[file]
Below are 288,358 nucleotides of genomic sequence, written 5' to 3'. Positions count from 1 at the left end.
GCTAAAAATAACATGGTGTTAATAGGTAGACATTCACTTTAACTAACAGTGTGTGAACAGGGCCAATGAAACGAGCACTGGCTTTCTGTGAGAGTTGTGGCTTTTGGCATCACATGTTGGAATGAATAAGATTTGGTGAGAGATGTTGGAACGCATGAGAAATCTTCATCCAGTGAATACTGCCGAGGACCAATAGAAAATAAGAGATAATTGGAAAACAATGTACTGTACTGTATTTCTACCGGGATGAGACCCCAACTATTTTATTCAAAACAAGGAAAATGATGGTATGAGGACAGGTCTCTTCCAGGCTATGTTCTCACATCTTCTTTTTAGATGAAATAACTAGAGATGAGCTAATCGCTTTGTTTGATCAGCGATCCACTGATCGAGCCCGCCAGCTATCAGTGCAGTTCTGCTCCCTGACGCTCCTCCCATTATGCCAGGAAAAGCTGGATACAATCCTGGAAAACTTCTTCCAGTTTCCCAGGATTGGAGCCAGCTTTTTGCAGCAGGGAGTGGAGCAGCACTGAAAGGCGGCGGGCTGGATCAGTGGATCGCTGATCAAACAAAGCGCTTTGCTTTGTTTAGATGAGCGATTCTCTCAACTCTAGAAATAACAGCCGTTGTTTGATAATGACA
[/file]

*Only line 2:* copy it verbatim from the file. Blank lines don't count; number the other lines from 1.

GCTAAAAATAACATGGTGTTAATAGGTAGACATTCACTTTAACTAACAGTGTGTGAACAGGGCCAATGAAACGAGCACTGGCTTTCTGTGAGAGTTGTGGCTTTTGGCATCACATGTTGGAATGAATAAGATTTGGTGAGAGATGTTGGAACGCATGAGAAATCTTCATCCAGTGAATACTGCCGAGGACCAATAGAAAATAAGAGATAATTGGAAAACAATGTACTGTACTGTATTTCTACCGGGATGAGACCCCAACTATTTTATTCAAAACAAGGAAAATGATGGTATGAGGACAGGTCTCTTCCAGGCTATGTTCTCACATCTTCTTTTTAGATGAAATAACTAGAGATGAGCTAATCGCTTTGTTTGATCAGCGATCCACTGATCGAGCCCGCCAGCTATCAGTGCAGTTCTGCTCCCTGACGCTCCTCCCATTATGCCAGGAAAAGCTGGATACAATCCTGGAAAACTTCTTCCAGTTTCCCAGGATTGGAGCCAGCTTTTTGCAGCAGGGAGTGGAGCAGCACTGAAAGGCGGCGGGCTGGATCAGTGGATCGCTGATCAAACAAAGCGCTTTGCTTTGTTTAGATGAGCGATTCTCTCAACTCTAGAAATAACAGCCGTTGTTTGATAATGACA